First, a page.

Monday, January 9, 2012

Analyze This - My First Caldecott Book Review

Hurray for libraries! Wouldn't you know that the west hernando branch had a reference book which listed the history of all Caldecott winners, Newberry winners and honor books. The book was printed in 2007 so it was missing the last four years but I was still very excited to find it in our small out-in-the-country library. The book provided me with a good listing of books for review and I printed off from 1997-2007 for each award and headed to the computerized library catalog.

West Branch doesn't have holdings for all of the titles but they had enough that I needed to divide my check-out list into manageable sections. I returned home with 15 Caldecott winners. Which should be more than enough for two weeks worth of reviews and also allows me the time to give each of them the attention they deserve. I've never completed a review before so I'm using an example outline from my writing course.

Please note: The  Caldecott medal was first established in 1938 and is named after  19th century English illustrator  Randolph J. Caldecott. The award is given by the American Library Association each year to the illustrator of the most distinguished picture book published in the united States. While the story is taken into consideration, the award is primarily given for illustrations.

Today's book under scrutiny :

No David! Written and illustrated by David Shannon.

1999 - Caldecott Honor Book.

Picture Book - 32 pages. Roughly 60 Words. 

Repetitive theme - "NO DAVID!"
Concept Book - related to behavior.

Main Character - David - A male child, around the age of five.

What was the story about - The story follows a little boy named David through his day and shows images of him doing all types of  things he was not supposed to do.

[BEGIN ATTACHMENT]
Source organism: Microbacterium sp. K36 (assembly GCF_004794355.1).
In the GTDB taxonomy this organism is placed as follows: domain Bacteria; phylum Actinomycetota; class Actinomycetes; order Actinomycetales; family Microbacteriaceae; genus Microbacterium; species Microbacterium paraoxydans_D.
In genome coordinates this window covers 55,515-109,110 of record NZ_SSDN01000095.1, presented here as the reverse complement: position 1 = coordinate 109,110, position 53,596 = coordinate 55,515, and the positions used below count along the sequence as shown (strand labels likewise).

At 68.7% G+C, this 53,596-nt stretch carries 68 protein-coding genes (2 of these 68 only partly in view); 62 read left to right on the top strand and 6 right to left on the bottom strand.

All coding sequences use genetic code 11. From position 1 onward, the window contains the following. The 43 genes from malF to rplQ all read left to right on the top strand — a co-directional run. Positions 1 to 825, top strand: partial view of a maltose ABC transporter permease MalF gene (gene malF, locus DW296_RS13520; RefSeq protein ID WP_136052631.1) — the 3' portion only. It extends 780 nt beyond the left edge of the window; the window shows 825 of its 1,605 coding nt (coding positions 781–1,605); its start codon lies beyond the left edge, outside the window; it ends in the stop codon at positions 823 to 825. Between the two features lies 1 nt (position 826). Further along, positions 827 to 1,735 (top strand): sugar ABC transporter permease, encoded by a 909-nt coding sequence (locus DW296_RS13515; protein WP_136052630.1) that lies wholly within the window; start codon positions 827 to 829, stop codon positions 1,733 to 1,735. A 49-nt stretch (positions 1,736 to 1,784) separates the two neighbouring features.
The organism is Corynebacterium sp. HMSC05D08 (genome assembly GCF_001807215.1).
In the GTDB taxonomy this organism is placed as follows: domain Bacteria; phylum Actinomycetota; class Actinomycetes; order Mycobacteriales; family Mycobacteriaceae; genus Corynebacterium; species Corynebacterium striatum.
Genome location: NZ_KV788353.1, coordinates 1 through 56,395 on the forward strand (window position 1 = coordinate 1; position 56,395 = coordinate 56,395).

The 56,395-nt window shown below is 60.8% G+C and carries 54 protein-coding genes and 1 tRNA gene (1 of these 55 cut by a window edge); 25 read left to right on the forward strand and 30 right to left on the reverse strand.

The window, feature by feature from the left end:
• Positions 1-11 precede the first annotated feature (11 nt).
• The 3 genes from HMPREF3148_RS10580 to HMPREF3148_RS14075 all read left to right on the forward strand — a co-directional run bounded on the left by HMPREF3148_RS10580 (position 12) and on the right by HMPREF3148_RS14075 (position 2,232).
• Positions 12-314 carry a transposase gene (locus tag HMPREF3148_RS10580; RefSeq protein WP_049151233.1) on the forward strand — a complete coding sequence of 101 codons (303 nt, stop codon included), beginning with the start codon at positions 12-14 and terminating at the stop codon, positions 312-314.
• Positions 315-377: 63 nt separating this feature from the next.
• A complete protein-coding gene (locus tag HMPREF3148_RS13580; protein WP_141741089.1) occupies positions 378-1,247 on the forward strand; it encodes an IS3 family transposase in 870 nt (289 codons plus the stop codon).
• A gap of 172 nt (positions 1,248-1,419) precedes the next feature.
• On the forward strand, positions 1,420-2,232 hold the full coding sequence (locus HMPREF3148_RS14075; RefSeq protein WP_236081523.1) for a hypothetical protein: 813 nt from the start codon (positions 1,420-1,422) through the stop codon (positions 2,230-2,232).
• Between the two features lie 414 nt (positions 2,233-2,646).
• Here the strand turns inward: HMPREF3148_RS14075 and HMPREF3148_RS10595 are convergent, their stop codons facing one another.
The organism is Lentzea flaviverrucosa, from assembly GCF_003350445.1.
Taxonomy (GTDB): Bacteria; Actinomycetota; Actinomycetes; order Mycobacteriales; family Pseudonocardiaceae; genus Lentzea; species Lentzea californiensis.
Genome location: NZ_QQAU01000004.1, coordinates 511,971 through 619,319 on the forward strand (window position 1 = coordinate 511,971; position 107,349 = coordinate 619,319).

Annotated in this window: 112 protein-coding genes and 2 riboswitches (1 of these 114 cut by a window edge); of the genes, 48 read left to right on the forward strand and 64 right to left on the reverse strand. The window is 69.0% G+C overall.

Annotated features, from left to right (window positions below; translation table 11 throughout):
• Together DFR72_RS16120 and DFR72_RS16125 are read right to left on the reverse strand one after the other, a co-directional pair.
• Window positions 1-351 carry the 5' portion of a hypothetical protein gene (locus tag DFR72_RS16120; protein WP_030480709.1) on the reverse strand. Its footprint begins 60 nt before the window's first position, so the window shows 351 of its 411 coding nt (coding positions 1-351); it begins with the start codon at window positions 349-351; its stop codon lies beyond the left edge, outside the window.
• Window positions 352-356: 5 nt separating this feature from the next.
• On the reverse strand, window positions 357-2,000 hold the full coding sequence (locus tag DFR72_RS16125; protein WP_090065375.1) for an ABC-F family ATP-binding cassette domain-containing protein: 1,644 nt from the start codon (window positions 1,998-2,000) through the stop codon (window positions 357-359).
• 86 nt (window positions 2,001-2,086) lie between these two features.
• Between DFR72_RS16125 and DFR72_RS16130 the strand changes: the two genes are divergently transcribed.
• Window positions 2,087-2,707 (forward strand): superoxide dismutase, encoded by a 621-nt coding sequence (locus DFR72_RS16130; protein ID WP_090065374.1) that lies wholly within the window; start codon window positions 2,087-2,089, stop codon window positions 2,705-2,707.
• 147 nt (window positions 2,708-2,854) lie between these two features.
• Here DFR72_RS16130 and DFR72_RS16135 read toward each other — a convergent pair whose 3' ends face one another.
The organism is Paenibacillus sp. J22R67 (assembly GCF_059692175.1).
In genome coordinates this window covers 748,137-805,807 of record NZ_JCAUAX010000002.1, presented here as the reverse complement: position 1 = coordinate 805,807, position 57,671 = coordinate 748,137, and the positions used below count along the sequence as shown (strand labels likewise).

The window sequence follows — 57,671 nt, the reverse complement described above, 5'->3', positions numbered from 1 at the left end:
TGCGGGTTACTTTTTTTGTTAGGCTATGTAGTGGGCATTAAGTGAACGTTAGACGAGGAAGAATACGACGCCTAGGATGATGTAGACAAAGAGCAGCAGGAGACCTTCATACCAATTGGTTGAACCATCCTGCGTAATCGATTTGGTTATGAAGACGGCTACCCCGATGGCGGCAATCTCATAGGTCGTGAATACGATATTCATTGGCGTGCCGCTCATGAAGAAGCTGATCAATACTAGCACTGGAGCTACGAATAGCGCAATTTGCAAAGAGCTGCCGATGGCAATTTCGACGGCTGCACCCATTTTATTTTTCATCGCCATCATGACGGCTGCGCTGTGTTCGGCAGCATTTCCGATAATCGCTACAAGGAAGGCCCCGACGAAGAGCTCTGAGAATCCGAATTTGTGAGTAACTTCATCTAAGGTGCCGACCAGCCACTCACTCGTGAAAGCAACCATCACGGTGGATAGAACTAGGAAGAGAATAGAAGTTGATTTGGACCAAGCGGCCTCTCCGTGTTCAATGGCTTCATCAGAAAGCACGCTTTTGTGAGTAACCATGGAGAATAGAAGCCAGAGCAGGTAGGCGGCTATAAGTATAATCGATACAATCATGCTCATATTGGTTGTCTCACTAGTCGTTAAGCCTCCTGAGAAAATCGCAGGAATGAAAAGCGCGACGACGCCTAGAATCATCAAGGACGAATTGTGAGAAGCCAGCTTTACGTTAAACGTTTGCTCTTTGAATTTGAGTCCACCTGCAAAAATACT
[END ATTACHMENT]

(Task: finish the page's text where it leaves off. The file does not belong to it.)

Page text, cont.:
Character Growth - David learns what is acceptable in his home (ex - You don't play ball in the house), the consequences that may occur if something is done that is not acceptable (ex - A vase was broken), that a punishment will be enforced if the rules are not respected (ex - A time out was given), and that even though he was punished, his mother always loved him, she just didn't like his behavior.

Attractive to children and adults alike - Children hear some of these exact phrases on a daily basis in their own homes. While for adults phrases like No, Settle down, Be quiet, That's enough, Don't play with your food, Go to your room, Stop that this instant, Put your toys away and most importantly I love you can act as triggers to recall memories of childhood events.

Illustrations - The illustrations are child like and view the world on the level of a child. Each picture accurately represents what has happened or will happen in the lives of most children. Even the facial expressions David has during each incident, are very similar to that of children I have observed doing much the same activity. From the reaching up to write on the wall and the over flowing bathtub all the way to the jumping on the bed and booger picking this book is one that children can really relate to.

Personal Note - I would recommend this book for people are all ages to enjoy together. This book was really fun to read and I smiles frequently at little David's antics. I especially like the fact that the book was about more than minding your manners, but clearly showed that the parent didn't like the behavior but loved the child no matter what they had done. This book is perfect for helping a child to understand the difference. I can speak from experience when I say nothing stops a parent in their tracks like the first time they hear "Why do you hate me?"  after administering a punishment.
I've got to tell you since this book was an honor book for 1999, I can not wait to see what the winner for that year has in store for us. Because No David is a truly excellent book!

(Image Artist - David Shannon.)

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